Somebody Cares by Susan Farer Straus

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Somebody Cares: A Guide for Kids Who Have Experienced Neglect

Susan Farber Straus, PhD, Author

Claire Keay, Illustrator

Magination Press, Fiction, Mar. 14, 2016

Suitable for Ages: 4-8

Themes: Child abuse, Neglect, Child safety, Diverse characters

Opening: There were times I felt good about being me. I did a lot on my own. I told myself, “‘I’m big. I can take care of myself.” But that’s not how I felt all the time. Lots of times I needed help and there was no help.

Publisher Synopsis: Useful to read with a caring adult, Somebody Cares is a book for children who have experienced parental neglect and have taken care of many things on their own. It helps them understand their feelings, thoughts, and behaviors and prepares them for changes in their families. Most importantly, Somebody Cares teaches children that they are not to blame and were brave to do so much on their own.

Why I like this book:

This is the first picture book I’ve read that deals with young children who feel dismissed or neglected by parents. Out of necessity many children have to prepare their own meals, go home to an empty house after school, care for younger siblings, are left at home alone when a parent goes out at night, and worry about parental substance abuse problems. These children are brave, courageous, and strong.  But neglect leads to loneliness, anxiety and behavior problems.  Neglect can be found in all socio-economic groups.

The author has written the narrative in first person, which is very effective. Children express their thoughts and feelings about what it’s like to be on their own. When neighbors and teachers ask them if they are okay, they clam up so they don’t make their parents mad or get in trouble. Help arrives when an adult calls a social worker, who intervenes and talks with the child and parents.  Things begin to change as they all work together.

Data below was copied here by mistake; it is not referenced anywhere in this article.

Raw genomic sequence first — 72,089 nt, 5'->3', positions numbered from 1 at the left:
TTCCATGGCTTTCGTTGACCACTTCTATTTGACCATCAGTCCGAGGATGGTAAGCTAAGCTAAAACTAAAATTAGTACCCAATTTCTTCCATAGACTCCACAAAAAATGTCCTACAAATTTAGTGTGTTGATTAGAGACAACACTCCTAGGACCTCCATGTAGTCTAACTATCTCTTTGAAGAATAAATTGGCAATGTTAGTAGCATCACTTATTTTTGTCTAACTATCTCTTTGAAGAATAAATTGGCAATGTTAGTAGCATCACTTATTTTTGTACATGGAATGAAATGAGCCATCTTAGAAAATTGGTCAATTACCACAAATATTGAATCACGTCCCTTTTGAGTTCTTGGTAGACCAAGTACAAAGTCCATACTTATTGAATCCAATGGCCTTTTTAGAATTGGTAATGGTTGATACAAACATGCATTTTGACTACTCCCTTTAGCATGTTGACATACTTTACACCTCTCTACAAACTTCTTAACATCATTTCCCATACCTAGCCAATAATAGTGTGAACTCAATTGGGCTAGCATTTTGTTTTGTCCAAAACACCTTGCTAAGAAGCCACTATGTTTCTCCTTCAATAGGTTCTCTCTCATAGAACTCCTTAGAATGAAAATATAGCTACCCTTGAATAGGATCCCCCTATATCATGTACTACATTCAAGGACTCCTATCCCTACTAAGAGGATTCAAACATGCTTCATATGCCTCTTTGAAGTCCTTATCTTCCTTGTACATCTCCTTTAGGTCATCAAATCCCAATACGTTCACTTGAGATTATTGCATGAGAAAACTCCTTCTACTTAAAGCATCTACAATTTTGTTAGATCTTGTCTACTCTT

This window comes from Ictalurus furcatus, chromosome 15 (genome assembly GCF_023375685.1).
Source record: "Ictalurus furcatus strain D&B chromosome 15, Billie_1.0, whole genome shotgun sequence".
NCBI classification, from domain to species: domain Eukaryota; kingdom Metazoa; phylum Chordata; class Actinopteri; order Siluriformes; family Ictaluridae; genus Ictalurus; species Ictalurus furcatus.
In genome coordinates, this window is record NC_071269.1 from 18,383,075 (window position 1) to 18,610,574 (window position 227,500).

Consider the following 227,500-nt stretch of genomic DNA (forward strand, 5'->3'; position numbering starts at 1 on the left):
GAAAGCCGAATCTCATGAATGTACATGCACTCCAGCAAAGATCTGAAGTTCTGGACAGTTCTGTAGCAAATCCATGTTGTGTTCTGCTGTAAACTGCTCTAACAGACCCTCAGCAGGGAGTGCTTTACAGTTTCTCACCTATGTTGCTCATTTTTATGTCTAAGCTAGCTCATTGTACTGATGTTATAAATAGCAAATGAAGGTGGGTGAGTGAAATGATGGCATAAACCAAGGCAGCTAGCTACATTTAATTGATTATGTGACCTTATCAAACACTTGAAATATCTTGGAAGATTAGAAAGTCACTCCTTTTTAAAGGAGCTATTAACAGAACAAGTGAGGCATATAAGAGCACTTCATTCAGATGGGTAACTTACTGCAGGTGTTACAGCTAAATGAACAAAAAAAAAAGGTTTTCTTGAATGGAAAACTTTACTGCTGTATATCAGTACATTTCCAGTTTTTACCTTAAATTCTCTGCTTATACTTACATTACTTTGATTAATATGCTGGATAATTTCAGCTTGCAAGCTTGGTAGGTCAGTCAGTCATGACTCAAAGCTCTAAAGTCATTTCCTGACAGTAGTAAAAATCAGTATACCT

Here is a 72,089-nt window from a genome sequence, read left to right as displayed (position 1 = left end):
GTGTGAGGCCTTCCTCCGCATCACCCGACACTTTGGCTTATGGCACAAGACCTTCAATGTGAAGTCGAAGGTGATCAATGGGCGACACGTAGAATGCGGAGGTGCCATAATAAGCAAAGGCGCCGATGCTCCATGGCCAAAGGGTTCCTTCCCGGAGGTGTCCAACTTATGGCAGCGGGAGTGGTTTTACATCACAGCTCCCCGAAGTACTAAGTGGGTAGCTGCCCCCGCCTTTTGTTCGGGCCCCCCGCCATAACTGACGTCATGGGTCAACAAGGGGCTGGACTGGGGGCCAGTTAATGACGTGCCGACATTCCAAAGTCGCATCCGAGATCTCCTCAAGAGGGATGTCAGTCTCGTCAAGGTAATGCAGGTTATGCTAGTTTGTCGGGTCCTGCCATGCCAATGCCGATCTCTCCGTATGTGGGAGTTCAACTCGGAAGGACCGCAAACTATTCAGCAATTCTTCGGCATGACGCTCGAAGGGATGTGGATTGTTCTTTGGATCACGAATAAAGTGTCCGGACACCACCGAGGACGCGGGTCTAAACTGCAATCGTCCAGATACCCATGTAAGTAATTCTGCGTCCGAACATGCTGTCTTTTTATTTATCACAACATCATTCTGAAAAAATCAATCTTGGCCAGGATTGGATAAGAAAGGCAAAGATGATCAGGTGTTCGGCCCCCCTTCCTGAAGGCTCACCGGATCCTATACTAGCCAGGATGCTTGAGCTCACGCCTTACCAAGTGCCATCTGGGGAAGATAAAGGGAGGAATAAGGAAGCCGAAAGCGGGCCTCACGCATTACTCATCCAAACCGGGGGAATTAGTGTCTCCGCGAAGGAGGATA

The illustrator shows a diverse group of children throughout the book, thus eliminating any stereotypes. The illustrations are rendered in warm, colorful pastels. The author has written a must-needed book for children experiencing neglect. Children shouldn’t have to carry such a big burden alone.

Resources: This book is an important tool for grandparents, a caring adult, teachers, school counselors, and therapists to read with a child. In the story the children are encouraged to develop a “Safety Plan,” and a “Feel Good Plan” of deep breathing exercises and relaxation. There are fun after-school activities for kids. There is a “Note to Readers” at the beginning of the book. This book belongs in every school library and counselor’s office.

Favorite Quotes:

“Sometimes I thought everyone forgot about me. Sometimes I thought it was because I was bad.” 

“I thought this was the way it would be forever. Then something happened and things changed.”